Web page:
614 F2d 495 United States v. Wiyn Radio Inc Wiyn

614 F.2d 495

56 A.L.R.Fed. 580, 6 Media L. Rep. 1123

UNITED STATES of America, Plaintiff-Appellee,
WIYN RADIO, INC., Licensee of Radio Station WIYN, Defendant-Appellant.

No. 79-1410

Summary Calendar.*

United States Court of Appeals,
Fifth Circuit.

March 27, 1980.

Cohen & Berfield, Morton L. Berfield, Washington, D. C., for defendant-appellant.

Richard W. Oehler, Civil Div., Dept. of Justice, John P. Greenspan, Federal Comm. Commission, Washington, D. C., for plaintiff-appellee.

Appeal from the United States District Court for the Northern District of Georgia.

Before REAVLEY, HATCHETT and ANDERSON, Circuit Judges.


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Defendant-appellant is the licensee of standard radio broadcast station WIYN in Rome, Georgia. On April 23, 1971, during the broadcast of WIYN's Comment program, the moderator characterized the Institute of American Democracy ("IAD") and its newsletter, Homefront, as "definitely subversive" and "to the Far Left." The WIYN moderator made these references in the context of a diatribe regarding alleged communist infiltration of the Methodist Church. Appellant never notified IAD of the remarks, though as a result of contact from a member of Comment 's listening audience, IAD did eventually learn of them.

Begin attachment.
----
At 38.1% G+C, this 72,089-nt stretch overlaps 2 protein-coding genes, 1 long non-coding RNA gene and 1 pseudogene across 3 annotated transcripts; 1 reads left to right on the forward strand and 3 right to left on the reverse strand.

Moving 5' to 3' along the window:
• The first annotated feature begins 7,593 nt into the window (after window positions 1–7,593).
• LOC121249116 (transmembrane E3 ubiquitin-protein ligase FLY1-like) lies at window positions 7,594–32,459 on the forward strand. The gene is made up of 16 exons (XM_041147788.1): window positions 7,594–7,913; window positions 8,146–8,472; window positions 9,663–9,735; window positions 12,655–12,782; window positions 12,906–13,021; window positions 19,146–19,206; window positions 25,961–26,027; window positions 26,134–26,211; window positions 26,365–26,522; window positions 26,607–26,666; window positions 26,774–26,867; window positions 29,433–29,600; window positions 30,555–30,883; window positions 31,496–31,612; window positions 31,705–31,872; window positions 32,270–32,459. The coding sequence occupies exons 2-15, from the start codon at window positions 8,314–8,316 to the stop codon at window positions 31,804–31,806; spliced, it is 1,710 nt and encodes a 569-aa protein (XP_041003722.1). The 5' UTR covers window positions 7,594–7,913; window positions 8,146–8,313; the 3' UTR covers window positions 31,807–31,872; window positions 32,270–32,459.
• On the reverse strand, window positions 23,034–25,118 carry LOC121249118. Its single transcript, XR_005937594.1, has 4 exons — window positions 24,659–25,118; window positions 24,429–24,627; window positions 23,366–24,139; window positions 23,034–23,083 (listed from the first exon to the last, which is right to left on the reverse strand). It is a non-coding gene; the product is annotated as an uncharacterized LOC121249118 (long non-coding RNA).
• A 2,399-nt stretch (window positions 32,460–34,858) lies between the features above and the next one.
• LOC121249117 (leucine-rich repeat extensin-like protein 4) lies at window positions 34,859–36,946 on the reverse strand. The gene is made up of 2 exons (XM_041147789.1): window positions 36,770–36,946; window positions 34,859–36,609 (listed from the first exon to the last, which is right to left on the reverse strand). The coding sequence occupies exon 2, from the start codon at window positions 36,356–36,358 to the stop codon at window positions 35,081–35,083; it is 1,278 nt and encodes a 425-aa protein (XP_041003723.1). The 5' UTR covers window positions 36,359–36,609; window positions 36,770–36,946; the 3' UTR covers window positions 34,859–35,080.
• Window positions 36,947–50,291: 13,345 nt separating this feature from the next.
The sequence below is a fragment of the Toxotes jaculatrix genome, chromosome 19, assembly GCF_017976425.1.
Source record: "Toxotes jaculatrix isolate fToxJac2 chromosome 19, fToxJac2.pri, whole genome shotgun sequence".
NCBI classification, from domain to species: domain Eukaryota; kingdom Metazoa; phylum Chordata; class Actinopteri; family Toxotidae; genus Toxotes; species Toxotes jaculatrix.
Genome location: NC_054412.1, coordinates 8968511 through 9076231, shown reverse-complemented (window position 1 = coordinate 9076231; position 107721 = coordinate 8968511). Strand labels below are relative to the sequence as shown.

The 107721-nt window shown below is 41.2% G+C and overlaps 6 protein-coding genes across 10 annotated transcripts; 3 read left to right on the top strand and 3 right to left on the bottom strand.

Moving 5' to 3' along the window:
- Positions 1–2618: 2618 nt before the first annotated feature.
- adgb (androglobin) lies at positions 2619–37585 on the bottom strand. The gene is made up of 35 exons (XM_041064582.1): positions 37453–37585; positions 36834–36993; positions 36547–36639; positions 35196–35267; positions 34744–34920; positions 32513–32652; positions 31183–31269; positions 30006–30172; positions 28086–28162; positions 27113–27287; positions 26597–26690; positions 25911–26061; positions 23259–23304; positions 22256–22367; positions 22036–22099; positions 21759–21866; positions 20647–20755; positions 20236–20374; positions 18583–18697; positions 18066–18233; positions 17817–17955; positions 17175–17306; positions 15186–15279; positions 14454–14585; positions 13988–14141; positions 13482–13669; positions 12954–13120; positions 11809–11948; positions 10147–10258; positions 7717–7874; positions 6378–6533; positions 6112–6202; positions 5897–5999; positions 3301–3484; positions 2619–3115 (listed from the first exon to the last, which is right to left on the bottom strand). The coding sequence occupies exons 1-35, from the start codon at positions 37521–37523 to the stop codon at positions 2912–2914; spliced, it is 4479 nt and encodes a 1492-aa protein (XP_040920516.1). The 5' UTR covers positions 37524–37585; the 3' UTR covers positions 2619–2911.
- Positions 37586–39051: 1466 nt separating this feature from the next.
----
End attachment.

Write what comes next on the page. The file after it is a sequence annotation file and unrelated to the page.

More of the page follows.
The Federal Communications Commission ("FCC") thereafter found appellant's failure to notify IAD of the broadcast remarks to be in violation of the personal attack rule, 47 C.F.R. § 73.123(a) (now § 73.1920(a)).1 Pursuant to 47 U.S.C. § 503(b)(1),2 the FCC sought to exact a forfeiture of $1,000 from appellant for its continued failure to notify IAD of the attack. When appellant WIYN declined to pay the forfeiture, the FCC instituted the collection action below under 47 U.S.C. § 504. The district court made a de novo determination, as prescribed by section 504(a), that the FCC finding had been correct, and ordered appellant to pay the forfeiture. We reverse.